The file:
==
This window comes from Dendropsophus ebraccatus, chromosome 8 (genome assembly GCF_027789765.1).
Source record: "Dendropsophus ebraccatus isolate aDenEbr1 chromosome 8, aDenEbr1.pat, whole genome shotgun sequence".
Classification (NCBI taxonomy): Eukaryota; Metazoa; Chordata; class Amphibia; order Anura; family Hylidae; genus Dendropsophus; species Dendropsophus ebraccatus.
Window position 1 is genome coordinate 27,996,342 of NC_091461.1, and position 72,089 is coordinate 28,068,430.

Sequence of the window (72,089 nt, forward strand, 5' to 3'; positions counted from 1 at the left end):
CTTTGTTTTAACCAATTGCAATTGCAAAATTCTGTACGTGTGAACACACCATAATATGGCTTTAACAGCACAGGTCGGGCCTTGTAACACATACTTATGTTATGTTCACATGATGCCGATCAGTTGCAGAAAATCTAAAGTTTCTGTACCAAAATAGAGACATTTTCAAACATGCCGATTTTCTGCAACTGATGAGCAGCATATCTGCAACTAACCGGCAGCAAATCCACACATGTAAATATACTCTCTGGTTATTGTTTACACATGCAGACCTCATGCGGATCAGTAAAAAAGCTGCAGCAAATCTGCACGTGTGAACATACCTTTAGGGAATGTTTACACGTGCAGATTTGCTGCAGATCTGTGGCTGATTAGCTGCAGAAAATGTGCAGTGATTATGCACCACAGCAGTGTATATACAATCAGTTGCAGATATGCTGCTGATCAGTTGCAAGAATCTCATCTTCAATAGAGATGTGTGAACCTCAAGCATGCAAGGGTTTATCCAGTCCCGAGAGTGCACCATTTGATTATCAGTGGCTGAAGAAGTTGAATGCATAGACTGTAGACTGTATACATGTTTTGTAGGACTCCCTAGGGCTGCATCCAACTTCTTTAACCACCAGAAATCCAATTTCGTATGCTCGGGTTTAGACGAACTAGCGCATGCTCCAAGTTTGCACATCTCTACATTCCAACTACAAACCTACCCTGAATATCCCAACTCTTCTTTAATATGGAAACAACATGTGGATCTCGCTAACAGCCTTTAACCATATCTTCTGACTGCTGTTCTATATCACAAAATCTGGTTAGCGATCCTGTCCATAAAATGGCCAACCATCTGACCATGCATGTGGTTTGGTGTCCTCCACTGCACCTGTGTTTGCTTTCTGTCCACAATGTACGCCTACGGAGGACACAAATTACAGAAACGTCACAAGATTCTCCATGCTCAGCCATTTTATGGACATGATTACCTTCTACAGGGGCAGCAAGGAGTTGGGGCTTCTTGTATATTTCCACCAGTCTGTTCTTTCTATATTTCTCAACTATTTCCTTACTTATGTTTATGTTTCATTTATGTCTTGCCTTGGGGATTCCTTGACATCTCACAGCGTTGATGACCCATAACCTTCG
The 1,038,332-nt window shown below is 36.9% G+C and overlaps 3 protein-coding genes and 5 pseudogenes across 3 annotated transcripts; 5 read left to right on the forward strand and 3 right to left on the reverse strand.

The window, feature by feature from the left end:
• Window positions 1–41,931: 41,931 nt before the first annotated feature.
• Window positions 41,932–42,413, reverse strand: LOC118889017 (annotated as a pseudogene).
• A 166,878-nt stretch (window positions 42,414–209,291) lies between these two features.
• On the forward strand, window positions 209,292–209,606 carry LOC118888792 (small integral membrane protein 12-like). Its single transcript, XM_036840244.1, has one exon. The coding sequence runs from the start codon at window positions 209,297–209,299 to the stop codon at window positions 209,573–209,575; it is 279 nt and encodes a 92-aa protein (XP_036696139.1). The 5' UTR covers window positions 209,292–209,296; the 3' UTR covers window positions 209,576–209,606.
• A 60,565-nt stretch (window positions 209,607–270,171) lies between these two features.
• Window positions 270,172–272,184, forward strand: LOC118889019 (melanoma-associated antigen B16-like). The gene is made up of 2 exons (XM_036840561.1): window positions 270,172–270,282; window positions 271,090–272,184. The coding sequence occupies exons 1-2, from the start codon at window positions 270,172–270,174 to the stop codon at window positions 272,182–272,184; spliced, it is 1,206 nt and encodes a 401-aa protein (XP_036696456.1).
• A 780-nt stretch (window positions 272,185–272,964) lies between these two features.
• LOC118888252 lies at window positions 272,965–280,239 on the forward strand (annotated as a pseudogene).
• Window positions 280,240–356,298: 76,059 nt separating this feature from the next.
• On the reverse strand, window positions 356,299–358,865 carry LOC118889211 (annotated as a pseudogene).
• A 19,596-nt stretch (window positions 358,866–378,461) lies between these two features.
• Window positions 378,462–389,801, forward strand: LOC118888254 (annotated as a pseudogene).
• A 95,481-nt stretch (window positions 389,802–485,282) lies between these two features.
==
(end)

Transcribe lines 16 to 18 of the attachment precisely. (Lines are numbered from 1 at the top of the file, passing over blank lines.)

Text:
• LOC118888252 lies at window positions 272,965–280,239 on the forward strand (annotated as a pseudogene).
• Window positions 280,240–356,298: 76,059 nt separating this feature from the next.
• On the reverse strand, window positions 356,299–358,865 carry LOC118889211 (annotated as a pseudogene).